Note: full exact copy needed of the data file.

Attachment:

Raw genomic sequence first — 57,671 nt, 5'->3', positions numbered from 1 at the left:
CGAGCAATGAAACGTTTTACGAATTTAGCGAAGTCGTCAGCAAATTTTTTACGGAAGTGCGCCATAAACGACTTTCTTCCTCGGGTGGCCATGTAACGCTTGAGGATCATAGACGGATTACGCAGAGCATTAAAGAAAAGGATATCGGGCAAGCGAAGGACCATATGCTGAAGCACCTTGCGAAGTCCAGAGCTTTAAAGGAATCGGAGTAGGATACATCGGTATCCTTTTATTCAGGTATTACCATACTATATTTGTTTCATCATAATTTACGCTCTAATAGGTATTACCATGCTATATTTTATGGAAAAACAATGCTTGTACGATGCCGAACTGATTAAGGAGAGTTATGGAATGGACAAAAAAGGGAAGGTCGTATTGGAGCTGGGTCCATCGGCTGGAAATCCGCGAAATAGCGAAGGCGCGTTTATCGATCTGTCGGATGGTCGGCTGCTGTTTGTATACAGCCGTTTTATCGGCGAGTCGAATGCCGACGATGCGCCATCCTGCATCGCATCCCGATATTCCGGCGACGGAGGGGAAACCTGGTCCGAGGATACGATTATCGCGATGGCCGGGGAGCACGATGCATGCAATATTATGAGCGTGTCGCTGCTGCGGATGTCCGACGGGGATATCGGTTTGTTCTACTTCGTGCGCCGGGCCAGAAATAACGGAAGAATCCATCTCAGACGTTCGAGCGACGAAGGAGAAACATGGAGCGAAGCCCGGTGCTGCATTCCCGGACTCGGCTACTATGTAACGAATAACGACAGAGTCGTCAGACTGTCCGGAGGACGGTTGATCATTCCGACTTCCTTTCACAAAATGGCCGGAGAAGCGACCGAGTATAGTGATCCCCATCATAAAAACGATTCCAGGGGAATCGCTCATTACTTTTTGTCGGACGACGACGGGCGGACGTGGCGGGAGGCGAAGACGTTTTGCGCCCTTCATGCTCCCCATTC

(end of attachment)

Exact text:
Raw genomic sequence first — 57,671 nt, 5'->3', positions numbered from 1 at the left:
CGAGCAATGAAACGTTTTACGAATTTAGCGAAGTCGTCAGCAAATTTTTTACGGAAGTGCGCCATAAACGACTTTCTTCCTCGGGTGGCCATGTAACGCTTGAGGATCATAGACGGATTACGCAGAGCATTAAAGAAAAGGATATCGGGCAAGCGAAGGACCATATGCTGAAGCACCTTGCGAAGTCCAGAGCTTTAAAGGAATCGGAGTAGGATACATCGGTATCCTTTTATTCAGGTATTACCATACTATATTTGTTTCATCATAATTTACGCTCTAATAGGTATTACCATGCTATATTTTATGGAAAAACAATGCTTGTACGATGCCGAACTGATTAAGGAGAGTTATGGAATGGACAAAAAAGGGAAGGTCGTATTGGAGCTGGGTCCATCGGCTGGAAATCCGCGAAATAGCGAAGGCGCGTTTATCGATCTGTCGGATGGTCGGCTGCTGTTTGTATACAGCCGTTTTATCGGCGAGTCGAATGCCGACGATGCGCCATCCTGCATCGCATCCCGATATTCCGGCGACGGAGGGGAAACCTGGTCCGAGGATACGATTATCGCGATGGCCGGGGAGCACGATGCATGCAATATTATGAGCGTGTCGCTGCTGCGGATGTCCGACGGGGATATCGGTTTGTTCTACTTCGTGCGCCGGGCCAGAAATAACGGAAGAATCCATCTCAGACGTTCGAGCGACGAAGGAGAAACATGGAGCGAAGCCCGGTGCTGCATTCCCGGACTCGGCTACTATGTAACGAATAACGACAGAGTCGTCAGACTGTCCGGAGGACGGTTGATCATTCCGACTTCCTTTCACAAAATGGCCGGAGAAGCGACCGAGTATAGTGATCCCCATCATAAAAACGATTCCAGGGGAATCGCTCATTACTTTTTGTCGGACGACGACGGGCGGACGTGGCGGGAGGCGAAGACGTTTTGCGCCCTTCATGCTCCCCATTC